The source of these brisk views has her base in a time capsule of the 1830s - the Sir John Soane Museum in London, where she is curator. And Margaret Richardson, though president of the Twentieth Century Society, seems to have emerged from a time capsule of her own, or at least drifted down from the sky on Mary Poppins's umbrella.
Her charcoal suit reaches to the calf, her neck is strung with pearls, her straight hair hangs girlishly round her cheeks. One is not surprised to learn that she took a degree in Latin, studied at Courtaulds, then buried herself in the curating of architectural drawing at the Royal Institute of British Architects.
But now she has shaken the dust of academe off her buttoned boots, and emerged to engage Sir Richard in verbal combat.
The Twentieth Century Society - membership about 1,500 and rising - began life in 1979 with the aim of protecting British architecture and design since 1914. It appears to have influence, claiming much of the credit for the recent Government decision to recommend modern buildings such as Centre Point for listing.
The society's relationship with living architects, however, is troubled. Heroes of the recent past such as Giles Gilbert Scott and Erno Goldfinger are extolled, but those in full career spell trouble: they can, after all, threaten existing modern architecture.
Little wonder, then, that Mrs Richardson - younger sister of the science fiction writer J G Ballard - has taken up the cudgels against Rogers. The designer of the Pompidou Centre in Paris and the Lloyd's Building in the City of London, has for years been developing plans to transform the capital's riverside - including the monumental post-war group of theatres, galleries and halls that make up the South Bank.
Rogers wants to throw a great glass canopy over the Queen Elizabeth Hall and the Hayward Gallery, raising the temperature inside by three degrees to give the place all year round the ambience of Bordeaux. The aim of this "new Crystal Palace" is to restore glamour and thereby double the number of visitors. Rogers was awarded nearly pounds 1m to develop the scheme, budgeted at pounds 60m, by Lord Gowrie, chairman of the Arts Council (of which, coincidentally, Rogers is vice-chairman) last March.
What Mrs Richardson and her society dislike most is the effect on the Royal Festival Hall next door. "We see this, a Grade 1 listed building, as a very fine example of modern architecture in this country, and we don't like the silhouette being interfered with. A lot has been made of the fact that it's transparent - but I'm not sure that glass reads as transparent when it covers buildings like this. The Festival Hall was conceived as a free-standing monument: it could be seen from all sides."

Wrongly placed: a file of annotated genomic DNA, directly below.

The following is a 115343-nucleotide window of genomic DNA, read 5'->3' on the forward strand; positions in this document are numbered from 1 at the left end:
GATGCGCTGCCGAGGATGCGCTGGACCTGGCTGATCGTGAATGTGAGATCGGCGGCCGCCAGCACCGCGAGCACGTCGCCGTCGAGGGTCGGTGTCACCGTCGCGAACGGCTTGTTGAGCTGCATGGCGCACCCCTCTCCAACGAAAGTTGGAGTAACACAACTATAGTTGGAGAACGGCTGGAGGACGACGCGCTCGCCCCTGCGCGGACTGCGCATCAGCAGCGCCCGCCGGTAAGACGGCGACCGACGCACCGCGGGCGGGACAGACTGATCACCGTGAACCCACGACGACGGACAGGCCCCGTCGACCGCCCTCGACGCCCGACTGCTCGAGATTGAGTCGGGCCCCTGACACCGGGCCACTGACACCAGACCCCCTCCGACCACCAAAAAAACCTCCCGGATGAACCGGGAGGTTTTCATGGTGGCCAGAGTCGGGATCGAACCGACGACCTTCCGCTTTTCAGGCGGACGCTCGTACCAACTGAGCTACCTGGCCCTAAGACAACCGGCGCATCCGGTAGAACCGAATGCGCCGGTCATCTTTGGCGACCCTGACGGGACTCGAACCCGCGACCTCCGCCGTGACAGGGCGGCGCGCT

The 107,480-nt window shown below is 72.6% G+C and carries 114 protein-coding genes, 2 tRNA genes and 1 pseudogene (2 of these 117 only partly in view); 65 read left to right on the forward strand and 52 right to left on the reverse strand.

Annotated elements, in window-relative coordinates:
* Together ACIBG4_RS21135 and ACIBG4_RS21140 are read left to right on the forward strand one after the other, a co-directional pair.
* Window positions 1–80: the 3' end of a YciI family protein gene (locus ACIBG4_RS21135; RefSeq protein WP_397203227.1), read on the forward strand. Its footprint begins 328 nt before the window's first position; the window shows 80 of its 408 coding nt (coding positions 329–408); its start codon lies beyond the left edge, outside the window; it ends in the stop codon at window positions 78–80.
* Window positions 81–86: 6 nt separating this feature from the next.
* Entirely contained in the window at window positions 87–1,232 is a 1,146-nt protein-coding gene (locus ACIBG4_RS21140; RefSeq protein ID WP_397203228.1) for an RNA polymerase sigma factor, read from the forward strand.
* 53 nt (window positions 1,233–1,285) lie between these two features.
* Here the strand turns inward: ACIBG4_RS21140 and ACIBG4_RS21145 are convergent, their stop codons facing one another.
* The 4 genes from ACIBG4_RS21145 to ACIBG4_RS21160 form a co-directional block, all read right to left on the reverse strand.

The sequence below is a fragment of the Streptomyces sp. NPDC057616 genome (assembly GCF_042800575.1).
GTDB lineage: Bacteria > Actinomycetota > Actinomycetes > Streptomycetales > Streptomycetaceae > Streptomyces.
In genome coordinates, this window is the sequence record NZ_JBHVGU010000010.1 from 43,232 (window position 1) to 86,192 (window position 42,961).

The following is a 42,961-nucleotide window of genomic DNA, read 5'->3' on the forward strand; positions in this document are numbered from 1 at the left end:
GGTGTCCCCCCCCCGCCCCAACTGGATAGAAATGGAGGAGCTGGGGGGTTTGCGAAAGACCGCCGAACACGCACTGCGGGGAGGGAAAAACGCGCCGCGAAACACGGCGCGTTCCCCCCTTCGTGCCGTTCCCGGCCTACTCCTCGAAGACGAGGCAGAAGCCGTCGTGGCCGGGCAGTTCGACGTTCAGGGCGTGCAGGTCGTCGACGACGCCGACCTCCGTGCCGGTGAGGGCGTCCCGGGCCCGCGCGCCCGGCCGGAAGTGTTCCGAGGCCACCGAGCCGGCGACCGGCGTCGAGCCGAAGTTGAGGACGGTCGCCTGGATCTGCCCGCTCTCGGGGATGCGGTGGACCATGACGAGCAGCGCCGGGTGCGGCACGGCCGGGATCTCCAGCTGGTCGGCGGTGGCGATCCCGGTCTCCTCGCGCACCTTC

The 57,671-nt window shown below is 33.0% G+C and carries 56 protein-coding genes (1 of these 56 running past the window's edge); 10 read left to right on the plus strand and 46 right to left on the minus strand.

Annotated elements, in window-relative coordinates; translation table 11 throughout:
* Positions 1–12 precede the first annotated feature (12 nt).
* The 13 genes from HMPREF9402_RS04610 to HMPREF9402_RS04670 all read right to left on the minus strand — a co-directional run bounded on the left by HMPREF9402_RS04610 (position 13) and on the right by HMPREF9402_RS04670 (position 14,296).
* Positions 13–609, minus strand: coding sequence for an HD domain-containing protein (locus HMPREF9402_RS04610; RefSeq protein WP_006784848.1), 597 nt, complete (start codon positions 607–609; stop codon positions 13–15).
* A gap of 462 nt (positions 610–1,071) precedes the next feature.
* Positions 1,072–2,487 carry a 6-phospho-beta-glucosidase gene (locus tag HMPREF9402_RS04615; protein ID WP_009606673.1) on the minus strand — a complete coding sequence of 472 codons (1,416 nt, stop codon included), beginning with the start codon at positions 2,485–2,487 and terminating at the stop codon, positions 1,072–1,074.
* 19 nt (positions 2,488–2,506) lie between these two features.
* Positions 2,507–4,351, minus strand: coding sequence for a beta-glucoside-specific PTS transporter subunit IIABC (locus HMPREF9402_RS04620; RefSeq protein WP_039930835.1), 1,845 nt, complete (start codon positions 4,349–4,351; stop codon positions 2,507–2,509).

Rogers also envisages commercial development, and what he calls "a very pleasant indoor/outdoor atmosphere, a bit like sitting in the cafes of Paris". At this Mrs Richardson purses her lips. "Do people really want the South Bank to become a fun palace? Shouldn't we try to preserve some of its dignity?"
Neither Richard Rogers nor any of his staff were available for comment, but Paul Finch, editor of the Architects' Journal, indicated that the Twentieth Century Society is going to have a fight on its hands if it hopes to kill the project. "They've got a perfect right to comment - but they're self-selecting, unaccountable, and they've got no statutory role; and in this case they're barking up the wrong tree.
"The reason Rogers won the competition is that his was the only entry that addressed the fundamental point of the brief: how to double the number of visitors to the site by the millennium. In the Pompidou Centre he designed one of the most successful buildings of modern times, so he's not a bad choice. At night the South Bank would become an amazing London landmark."
The Twentieth Century Society may claim credit for protecting important modern buildings, but their activities carry contradictions, Finch suggests. "If the Society had existed back then, the Festival Hall would never have got built, because it involved demolishing the Old Lion Brewery, a fine old landmark building. The Festival Hall itself has changed drastically since it was built, and the whole site has been in flux since the Festival of Britain in 1951. The idea that now is the moment to freeze it is all wrong."
Mrs Richardson denies that "freezing" is her intention. "We know the Hayward must be changed," she says. "It needs more storage space and a cafe. We don't object to alterations. But the interest we take in it is that it is the major arts centre in London. That line of theatres and concert halls is a bit sacrosanct."
How does she feel about taking on arguably one of the greatest British architects of the century? "Richard Rogers has some wonderful ideas; he's a very nice person and very good at getting publicity. He's one of the leading architects at the moment. But I really don't think he should be singled out as one of the greatest living British architects."
Mrs Richardson does notmince her words. Her first tilt at Rogers, published in the architectural press, was to complain: "There is no discussion about the big schemes of today - architects just follow Rogers and other famous architects like sheep." It's going to be an interesting fight.Reuse content